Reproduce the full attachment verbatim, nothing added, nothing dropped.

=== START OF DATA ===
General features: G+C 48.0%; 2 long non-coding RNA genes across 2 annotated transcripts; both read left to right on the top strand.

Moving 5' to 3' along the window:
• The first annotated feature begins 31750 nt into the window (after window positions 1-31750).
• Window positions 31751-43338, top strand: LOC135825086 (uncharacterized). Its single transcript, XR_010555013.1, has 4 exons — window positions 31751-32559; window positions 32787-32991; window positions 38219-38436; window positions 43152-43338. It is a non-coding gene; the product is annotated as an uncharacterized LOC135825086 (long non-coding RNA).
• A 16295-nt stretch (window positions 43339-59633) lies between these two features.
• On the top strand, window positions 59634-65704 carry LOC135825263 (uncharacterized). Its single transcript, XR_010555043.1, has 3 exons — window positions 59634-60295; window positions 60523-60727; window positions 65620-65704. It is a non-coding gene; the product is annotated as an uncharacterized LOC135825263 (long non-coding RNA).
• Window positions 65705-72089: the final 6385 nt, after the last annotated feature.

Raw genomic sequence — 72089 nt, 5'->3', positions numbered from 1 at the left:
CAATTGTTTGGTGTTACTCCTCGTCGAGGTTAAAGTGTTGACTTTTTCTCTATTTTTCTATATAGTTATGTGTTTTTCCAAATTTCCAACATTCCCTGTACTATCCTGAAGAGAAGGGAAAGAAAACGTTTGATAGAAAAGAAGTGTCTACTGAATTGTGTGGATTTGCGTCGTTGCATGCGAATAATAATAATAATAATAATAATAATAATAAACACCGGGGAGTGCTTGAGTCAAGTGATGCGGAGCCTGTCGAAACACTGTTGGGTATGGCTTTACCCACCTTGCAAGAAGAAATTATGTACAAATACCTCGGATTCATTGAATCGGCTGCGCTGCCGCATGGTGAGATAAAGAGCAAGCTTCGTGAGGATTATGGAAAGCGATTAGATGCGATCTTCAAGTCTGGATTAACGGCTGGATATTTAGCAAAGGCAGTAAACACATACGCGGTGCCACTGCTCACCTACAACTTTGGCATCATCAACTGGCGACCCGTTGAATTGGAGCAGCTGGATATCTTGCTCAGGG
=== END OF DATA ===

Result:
General features: G+C 48.0%; 2 long non-coding RNA genes across 2 annotated transcripts; both read left to right on the top strand.

Moving 5' to 3' along the window:
• The first annotated feature begins 31750 nt into the window (after window positions 1-31750).
• Window positions 31751-43338, top strand: LOC135825086 (uncharacterized). Its single transcript, XR_010555013.1, has 4 exons — window positions 31751-32559; window positions 32787-32991; window positions 38219-38436; window positions 43152-43338. It is a non-coding gene; the product is annotated as an uncharacterized LOC135825086 (long non-coding RNA).
• A 16295-nt stretch (window positions 43339-59633) lies between these two features.
• On the top strand, window positions 59634-65704 carry LOC135825263 (uncharacterized). Its single transcript, XR_010555043.1, has 3 exons — window positions 59634-60295; window positions 60523-60727; window positions 65620-65704. It is a non-coding gene; the product is annotated as an uncharacterized LOC135825263 (long non-coding RNA).
• Window positions 65705-72089: the final 6385 nt, after the last annotated feature.

Raw genomic sequence — 72089 nt, 5'->3', positions numbered from 1 at the left:
CAATTGTTTGGTGTTACTCCTCGTCGAGGTTAAAGTGTTGACTTTTTCTCTATTTTTCTATATAGTTATGTGTTTTTCCAAATTTCCAACATTCCCTGTACTATCCTGAAGAGAAGGGAAAGAAAACGTTTGATAGAAAAGAAGTGTCTACTGAATTGTGTGGATTTGCGTCGTTGCATGCGAATAATAATAATAATAATAATAATAATAATAAACACCGGGGAGTGCTTGAGTCAAGTGATGCGGAGCCTGTCGAAACACTGTTGGGTATGGCTTTACCCACCTTGCAAGAAGAAATTATGTACAAATACCTCGGATTCATTGAATCGGCTGCGCTGCCGCATGGTGAGATAAAGAGCAAGCTTCGTGAGGATTATGGAAAGCGATTAGATGCGATCTTCAAGTCTGGATTAACGGCTGGATATTTAGCAAAGGCAGTAAACACATACGCGGTGCCACTGCTCACCTACAACTTTGGCATCATCAACTGGCGACCCGTTGAATTGGAGCAGCTGGATATCTTGCTCAGGG